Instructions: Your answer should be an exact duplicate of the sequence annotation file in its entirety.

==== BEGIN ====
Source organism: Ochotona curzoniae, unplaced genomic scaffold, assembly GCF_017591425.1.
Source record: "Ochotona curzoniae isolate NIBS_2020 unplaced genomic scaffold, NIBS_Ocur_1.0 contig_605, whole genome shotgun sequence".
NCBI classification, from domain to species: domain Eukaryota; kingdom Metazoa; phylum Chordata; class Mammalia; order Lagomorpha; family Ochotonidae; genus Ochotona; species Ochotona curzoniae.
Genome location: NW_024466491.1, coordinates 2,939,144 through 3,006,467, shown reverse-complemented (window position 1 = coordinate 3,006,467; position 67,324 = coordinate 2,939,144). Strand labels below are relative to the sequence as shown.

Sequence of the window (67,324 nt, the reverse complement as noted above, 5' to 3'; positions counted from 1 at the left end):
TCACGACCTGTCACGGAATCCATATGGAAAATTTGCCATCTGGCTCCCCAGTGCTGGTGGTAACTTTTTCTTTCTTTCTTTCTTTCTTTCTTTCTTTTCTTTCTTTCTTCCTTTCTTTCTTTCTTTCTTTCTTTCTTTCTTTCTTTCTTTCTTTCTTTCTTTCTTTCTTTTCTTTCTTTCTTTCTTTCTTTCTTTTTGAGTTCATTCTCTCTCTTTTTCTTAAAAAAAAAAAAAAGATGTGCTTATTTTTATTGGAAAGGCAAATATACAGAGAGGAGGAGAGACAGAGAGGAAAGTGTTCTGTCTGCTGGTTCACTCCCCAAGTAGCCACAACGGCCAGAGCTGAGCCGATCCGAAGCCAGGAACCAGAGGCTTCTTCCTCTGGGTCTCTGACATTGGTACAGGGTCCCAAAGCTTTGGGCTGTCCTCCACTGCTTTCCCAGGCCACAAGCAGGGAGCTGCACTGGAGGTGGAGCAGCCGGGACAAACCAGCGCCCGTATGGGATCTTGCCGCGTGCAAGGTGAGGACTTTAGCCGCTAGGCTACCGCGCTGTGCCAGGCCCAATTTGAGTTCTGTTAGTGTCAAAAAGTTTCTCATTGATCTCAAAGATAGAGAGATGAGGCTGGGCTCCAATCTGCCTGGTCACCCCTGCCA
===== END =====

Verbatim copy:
Source organism: Ochotona curzoniae, unplaced genomic scaffold, assembly GCF_017591425.1.
Source record: "Ochotona curzoniae isolate NIBS_2020 unplaced genomic scaffold, NIBS_Ocur_1.0 contig_605, whole genome shotgun sequence".
NCBI classification, from domain to species: domain Eukaryota; kingdom Metazoa; phylum Chordata; class Mammalia; order Lagomorpha; family Ochotonidae; genus Ochotona; species Ochotona curzoniae.
Genome location: NW_024466491.1, coordinates 2,939,144 through 3,006,467, shown reverse-complemented (window position 1 = coordinate 3,006,467; position 67,324 = coordinate 2,939,144). Strand labels below are relative to the sequence as shown.

Sequence of the window (67,324 nt, the reverse complement as noted above, 5' to 3'; positions counted from 1 at the left end):
TCACGACCTGTCACGGAATCCATATGGAAAATTTGCCATCTGGCTCCCCAGTGCTGGTGGTAACTTTTTCTTTCTTTCTTTCTTTCTTTCTTTCTTTTCTTTCTTTCTTCCTTTCTTTCTTTCTTTCTTTCTTTCTTTCTTTCTTTCTTTCTTTCTTTCTTTCTTTCTTTTCTTTCTTTCTTTCTTTCTTTCTTTTTGAGTTCATTCTCTCTCTTTTTCTTAAAAAAAAAAAAAAGATGTGCTTATTTTTATTGGAAAGGCAAATATACAGAGAGGAGGAGAGACAGAGAGGAAAGTGTTCTGTCTGCTGGTTCACTCCCCAAGTAGCCACAACGGCCAGAGCTGAGCCGATCCGAAGCCAGGAACCAGAGGCTTCTTCCTCTGGGTCTCTGACATTGGTACAGGGTCCCAAAGCTTTGGGCTGTCCTCCACTGCTTTCCCAGGCCACAAGCAGGGAGCTGCACTGGAGGTGGAGCAGCCGGGACAAACCAGCGCCCGTATGGGATCTTGCCGCGTGCAAGGTGAGGACTTTAGCCGCTAGGCTACCGCGCTGTGCCAGGCCCAATTTGAGTTCTGTTAGTGTCAAAAAGTTTCTCATTGATCTCAAAGATAGAGAGATGAGGCTGGGCTCCAATCTGCCTGGTCACCCCTGCCA